I came across the WIL in the midst of the world-historical events of last February. I was sold my first Socialist Appeal during a rally in support of the Egyptian revolution, and was floored by the quality of the analysis; I had to learn more about this organization.

Like many others, I did not find and become a member of the Workers International League before having spent the previous few years in and around other leftist groups. In fact, my decision to join was very influenced by that time spent around these other groups, as I found that the WIL is unique among the left in myriad ways.

First among my reasons for joining, was the fact that the WIL has a clear political program based upon the methods and principles of Marxism and Bolshevism. This is in direct contrast to my past experience with groups who sketch out vague statements of purpose or construct laundry lists of “isms” that they are for or against.

In The Transitional Program, Leon Trotsky wrote that “It is necessary to help the masses in the process of the daily struggle to find the bridge between present demands and the socialist program of the revolution.” Unlike the lists and statements I had been exposed to in other groups, the political program of demands raised by the WIL, and campaigns such as the Campaign for a Mass Party of Labor directly embody the Transitional Program and the methods of Marxism. The WIL is building a bridge from the present situation to the necessities of the future.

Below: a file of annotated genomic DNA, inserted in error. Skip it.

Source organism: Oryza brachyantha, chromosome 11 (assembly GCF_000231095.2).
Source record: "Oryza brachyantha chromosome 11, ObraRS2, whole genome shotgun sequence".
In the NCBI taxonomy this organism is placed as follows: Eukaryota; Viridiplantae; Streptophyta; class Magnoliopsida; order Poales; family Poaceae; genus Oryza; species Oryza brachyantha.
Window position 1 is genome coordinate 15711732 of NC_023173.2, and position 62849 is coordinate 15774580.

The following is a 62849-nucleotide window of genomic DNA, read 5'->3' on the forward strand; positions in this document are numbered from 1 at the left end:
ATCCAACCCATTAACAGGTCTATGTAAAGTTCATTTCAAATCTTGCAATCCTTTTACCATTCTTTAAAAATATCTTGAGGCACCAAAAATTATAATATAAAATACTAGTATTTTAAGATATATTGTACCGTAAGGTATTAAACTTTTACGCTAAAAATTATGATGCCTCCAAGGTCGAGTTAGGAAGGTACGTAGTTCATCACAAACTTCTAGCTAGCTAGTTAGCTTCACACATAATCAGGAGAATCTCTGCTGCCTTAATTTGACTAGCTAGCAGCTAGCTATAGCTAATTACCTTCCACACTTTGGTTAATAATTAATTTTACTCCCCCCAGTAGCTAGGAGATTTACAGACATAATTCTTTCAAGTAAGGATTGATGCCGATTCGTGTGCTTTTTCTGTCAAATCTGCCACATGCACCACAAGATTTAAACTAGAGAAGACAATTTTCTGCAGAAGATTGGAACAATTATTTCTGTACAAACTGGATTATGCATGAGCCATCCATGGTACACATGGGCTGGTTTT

This leads into to my second reason, although it is no less crucial: the WIL is a Marxist organization embodying the best traditions of working class politics as analyzed and explained by Marx, Engels, Lenin, and Trotsky. Built on the foundation laid by Ted Grant and the International Marxist Tendency, the WIL not only studies the history of working class politics and its great literary and theoretical works, but applies the lessons to the present and future. Most left organizations in the U.S. write articles analyzing current events. Only the WIL draws conclusions, offers perspectives for the future, and includes transitional demands and slogans.

And so it is no mistake that the WIL has the most politically and theoretically solid rank and file of any group I have encountered. It is a group built by young American workers, its literature is produced by young workers, and its successes are gained by the efforts and financial sacrifices of—you guessed it—young workers. 

Following in the footsteps of the Russian revolutionaries and Ted Grant, the WIL is not an organization looking to simply swell its ranks with just anyone interested in paying dues. It is interested in building a solid foundation and cadre of educated, trained leaders. These are the methods that will build a strong organization in the present while also laying a foundation for the future leadership of the American working class.

In the current atmosphere of intensifying class struggle, I am confident the WIL will attract more and more people like me, drawn to the ideas and methods which will equip us for the struggles ahead.